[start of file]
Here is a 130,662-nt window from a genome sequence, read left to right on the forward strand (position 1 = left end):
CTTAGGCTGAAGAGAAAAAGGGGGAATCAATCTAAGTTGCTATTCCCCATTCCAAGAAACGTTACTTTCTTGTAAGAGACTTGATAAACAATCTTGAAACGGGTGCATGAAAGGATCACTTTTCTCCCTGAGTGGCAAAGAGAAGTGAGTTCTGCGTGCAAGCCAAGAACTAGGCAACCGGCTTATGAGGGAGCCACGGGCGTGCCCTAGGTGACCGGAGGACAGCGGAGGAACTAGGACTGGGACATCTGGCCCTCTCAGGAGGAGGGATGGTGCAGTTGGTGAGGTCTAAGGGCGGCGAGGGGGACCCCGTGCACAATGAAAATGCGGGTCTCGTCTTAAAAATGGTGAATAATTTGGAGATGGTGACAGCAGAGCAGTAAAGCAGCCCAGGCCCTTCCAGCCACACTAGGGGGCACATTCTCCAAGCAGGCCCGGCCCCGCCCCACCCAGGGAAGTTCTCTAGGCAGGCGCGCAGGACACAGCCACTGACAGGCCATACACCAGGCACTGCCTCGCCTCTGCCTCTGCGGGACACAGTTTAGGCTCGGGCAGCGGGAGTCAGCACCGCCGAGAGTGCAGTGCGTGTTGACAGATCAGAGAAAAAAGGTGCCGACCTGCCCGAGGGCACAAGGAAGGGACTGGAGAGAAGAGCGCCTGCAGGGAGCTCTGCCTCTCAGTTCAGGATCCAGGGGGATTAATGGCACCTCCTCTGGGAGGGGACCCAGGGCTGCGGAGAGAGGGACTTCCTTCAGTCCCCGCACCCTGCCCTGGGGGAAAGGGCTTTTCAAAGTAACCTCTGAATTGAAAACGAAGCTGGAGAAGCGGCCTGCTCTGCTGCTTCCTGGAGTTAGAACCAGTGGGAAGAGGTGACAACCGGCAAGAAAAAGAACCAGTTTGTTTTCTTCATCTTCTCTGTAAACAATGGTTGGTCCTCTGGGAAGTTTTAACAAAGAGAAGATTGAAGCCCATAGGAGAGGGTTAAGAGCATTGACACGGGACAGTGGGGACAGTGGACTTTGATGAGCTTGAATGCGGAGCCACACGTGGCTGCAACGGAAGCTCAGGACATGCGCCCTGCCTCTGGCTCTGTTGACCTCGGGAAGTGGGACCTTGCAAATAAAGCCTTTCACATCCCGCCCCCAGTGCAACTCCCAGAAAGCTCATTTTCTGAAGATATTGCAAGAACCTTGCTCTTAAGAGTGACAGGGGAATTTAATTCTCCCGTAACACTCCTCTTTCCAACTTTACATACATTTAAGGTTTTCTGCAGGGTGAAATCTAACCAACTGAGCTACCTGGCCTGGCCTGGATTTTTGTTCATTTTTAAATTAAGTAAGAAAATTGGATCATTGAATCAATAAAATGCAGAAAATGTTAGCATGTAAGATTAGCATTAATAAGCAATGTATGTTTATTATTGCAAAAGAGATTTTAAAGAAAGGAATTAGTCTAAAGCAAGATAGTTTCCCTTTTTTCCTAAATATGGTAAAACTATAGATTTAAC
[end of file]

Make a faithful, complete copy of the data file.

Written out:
Here is a 130,662-nt window from a genome sequence, read left to right on the forward strand (position 1 = left end):
CTTAGGCTGAAGAGAAAAAGGGGGAATCAATCTAAGTTGCTATTCCCCATTCCAAGAAACGTTACTTTCTTGTAAGAGACTTGATAAACAATCTTGAAACGGGTGCATGAAAGGATCACTTTTCTCCCTGAGTGGCAAAGAGAAGTGAGTTCTGCGTGCAAGCCAAGAACTAGGCAACCGGCTTATGAGGGAGCCACGGGCGTGCCCTAGGTGACCGGAGGACAGCGGAGGAACTAGGACTGGGACATCTGGCCCTCTCAGGAGGAGGGATGGTGCAGTTGGTGAGGTCTAAGGGCGGCGAGGGGGACCCCGTGCACAATGAAAATGCGGGTCTCGTCTTAAAAATGGTGAATAATTTGGAGATGGTGACAGCAGAGCAGTAAAGCAGCCCAGGCCCTTCCAGCCACACTAGGGGGCACATTCTCCAAGCAGGCCCGGCCCCGCCCCACCCAGGGAAGTTCTCTAGGCAGGCGCGCAGGACACAGCCACTGACAGGCCATACACCAGGCACTGCCTCGCCTCTGCCTCTGCGGGACACAGTTTAGGCTCGGGCAGCGGGAGTCAGCACCGCCGAGAGTGCAGTGCGTGTTGACAGATCAGAGAAAAAAGGTGCCGACCTGCCCGAGGGCACAAGGAAGGGACTGGAGAGAAGAGCGCCTGCAGGGAGCTCTGCCTCTCAGTTCAGGATCCAGGGGGATTAATGGCACCTCCTCTGGGAGGGGACCCAGGGCTGCGGAGAGAGGGACTTCCTTCAGTCCCCGCACCCTGCCCTGGGGGAAAGGGCTTTTCAAAGTAACCTCTGAATTGAAAACGAAGCTGGAGAAGCGGCCTGCTCTGCTGCTTCCTGGAGTTAGAACCAGTGGGAAGAGGTGACAACCGGCAAGAAAAAGAACCAGTTTGTTTTCTTCATCTTCTCTGTAAACAATGGTTGGTCCTCTGGGAAGTTTTAACAAAGAGAAGATTGAAGCCCATAGGAGAGGGTTAAGAGCATTGACACGGGACAGTGGGGACAGTGGACTTTGATGAGCTTGAATGCGGAGCCACACGTGGCTGCAACGGAAGCTCAGGACATGCGCCCTGCCTCTGGCTCTGTTGACCTCGGGAAGTGGGACCTTGCAAATAAAGCCTTTCACATCCCGCCCCCAGTGCAACTCCCAGAAAGCTCATTTTCTGAAGATATTGCAAGAACCTTGCTCTTAAGAGTGACAGGGGAATTTAATTCTCCCGTAACACTCCTCTTTCCAACTTTACATACATTTAAGGTTTTCTGCAGGGTGAAATCTAACCAACTGAGCTACCTGGCCTGGCCTGGATTTTTGTTCATTTTTAAATTAAGTAAGAAAATTGGATCATTGAATCAATAAAATGCAGAAAATGTTAGCATGTAAGATTAGCATTAATAAGCAATGTATGTTTATTATTGCAAAAGAGATTTTAAAGAAAGGAATTAGTCTAAAGCAAGATAGTTTCCCTTTTTTCCTAAATATGGTAAAACTATAGATTTAAC